Callum McGregor, who is in contention to start against Slovakia, and Darren Fletcher in training at Hampden. Photograph: Ian MacNicol/Getty Images

4) Will Northern Ireland’s ‘dirty’ half-dozen fall off tightrope?

Even with second place in their group guaranteed, Northern Ireland cannot afford to relax in their forthcoming matches against Germany and Norway. As preposterously unlikely a scenario as it is, they could still technically overtake Germany with two wins but would need Azerbaijan to beat Joachim Löw’s side in Kaiserslautern next week to do so. Second it is, then, but failure to take any points in their final group games against Germany and Norway could damage their chances of making the play-offs or affect their world ranking and land them against tougher opposition in the eliminators. At Euro 2016 Iceland were the only team with a smaller pool of players than Northern Ireland, so with six of his players only one booking away from a suspension, O’Neill has a problem. Should he rest the players in question, field inadequate replacements and risk two defeats or pick the disciplinary tightrope half-dozen and order them to take it easy? His team’s approach to matches is nothing if not commendably full-blooded and their usual approach may well result in O’Neill losing key players to suspension for any play-off they end up contesting. As somebody who has barely put a foot wrong in his past four years managing Northern Ireland, it is no surprise that O’Neill has said he will not instruct his players to “tiptoe” through these matches. Only time will tell if they take his advice – or lack of it – on board. BG

5) Will Holland sort their mess?

Bidding to avoid the ignominy of failing to qualify for two successive major tournaments, Holland still have an outside chance of making the play-offs, but will have to beat Belarus and score an emphatic win over Sweden to do so. A tall order by any standards, not least considering their recent history. With few young players stepping up, it is perhaps a measure of just how grim things have got for Holland that Arjen Robben remains their most exciting player at the age of 33, while Ryan Babel has earned a recall at the expense of Wesley Sneijder. It gets worse: the coach, Dick Advocaat, has also been singing the praises of the Tottenham flop Vincent Janssen and seems to be pinning his hopes of qualifying for a play-off on Sweden not putting too many goals past Luxembourg. It’s hardly an exaggeration to say the Dutch situation is a total mess, but to paraphrase Sheriff Ed Tom Bell in No Country For Old Men: “If it ain’t it’ll do til the mess gets here.” BG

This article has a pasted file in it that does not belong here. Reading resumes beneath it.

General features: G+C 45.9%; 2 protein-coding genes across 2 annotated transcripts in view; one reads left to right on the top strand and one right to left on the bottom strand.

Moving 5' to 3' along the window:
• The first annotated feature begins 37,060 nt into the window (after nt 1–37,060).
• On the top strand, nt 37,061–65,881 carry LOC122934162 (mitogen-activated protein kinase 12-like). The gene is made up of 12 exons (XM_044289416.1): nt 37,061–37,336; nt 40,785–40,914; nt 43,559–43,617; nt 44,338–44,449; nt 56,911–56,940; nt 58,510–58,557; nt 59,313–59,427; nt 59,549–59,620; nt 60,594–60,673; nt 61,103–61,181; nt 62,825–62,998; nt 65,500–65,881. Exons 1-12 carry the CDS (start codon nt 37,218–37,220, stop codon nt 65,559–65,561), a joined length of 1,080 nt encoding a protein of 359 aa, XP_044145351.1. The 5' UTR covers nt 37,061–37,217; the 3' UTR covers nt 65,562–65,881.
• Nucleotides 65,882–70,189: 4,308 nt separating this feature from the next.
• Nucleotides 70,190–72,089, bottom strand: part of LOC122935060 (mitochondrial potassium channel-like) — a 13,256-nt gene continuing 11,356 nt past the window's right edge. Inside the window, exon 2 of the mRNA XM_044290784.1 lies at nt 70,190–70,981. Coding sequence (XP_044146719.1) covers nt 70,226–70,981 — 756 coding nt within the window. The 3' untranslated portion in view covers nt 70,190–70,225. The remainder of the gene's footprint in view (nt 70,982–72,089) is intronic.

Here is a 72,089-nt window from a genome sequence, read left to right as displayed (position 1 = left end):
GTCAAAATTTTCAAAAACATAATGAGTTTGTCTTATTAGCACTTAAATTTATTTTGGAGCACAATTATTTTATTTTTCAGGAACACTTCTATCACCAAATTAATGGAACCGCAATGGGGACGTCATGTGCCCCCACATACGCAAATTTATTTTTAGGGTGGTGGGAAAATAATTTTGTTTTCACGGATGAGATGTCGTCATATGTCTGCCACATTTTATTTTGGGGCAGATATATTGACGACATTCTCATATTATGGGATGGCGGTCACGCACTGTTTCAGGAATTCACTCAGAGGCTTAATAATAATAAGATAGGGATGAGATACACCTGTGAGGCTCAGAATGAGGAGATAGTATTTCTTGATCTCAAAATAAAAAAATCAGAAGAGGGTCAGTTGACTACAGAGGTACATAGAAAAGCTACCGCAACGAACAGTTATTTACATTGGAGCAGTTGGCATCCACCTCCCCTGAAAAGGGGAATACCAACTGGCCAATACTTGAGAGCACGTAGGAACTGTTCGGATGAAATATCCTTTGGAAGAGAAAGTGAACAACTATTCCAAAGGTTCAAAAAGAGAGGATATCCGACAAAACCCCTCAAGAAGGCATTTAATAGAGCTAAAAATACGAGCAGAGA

Arjen Robben has been trying his best but Holland are in a right old mess. Photograph: Michael Kooren/Reuters

6) Senegal must make most of second chance

Senegal lie only third in their four-team group but, unlike the leaders Burkina
Faso, they know that if they win their remaining matches they will reach
the World Cup. That is because they have a game in hand following Fifa’s
decision to order a replay of last year’s South Africa-Senegal match, which
Bafana Bafana won 2-1 thanks to a penalty awarded by the referee Joseph
Lamptey, who has since been banned for life. As a result, Senegal will play
South Africa home and away next month – but in order to ensure that they
still have their destiny in their hands by then, they must not lose on
Saturday at Cape Verde Islands, the other team in the group who know
winning their remaining matches will guarantee progress to Russia. Sadio
Mané’s team have not been convincing on their travels so far, conceding a
late equaliser to 10-man Burkina Faso last month, and will need to
demonstrate their superiority against depleted hosts in Praia if next
month’s replay is to have the significance they hope. PD













7) Super Eagles ready to fly high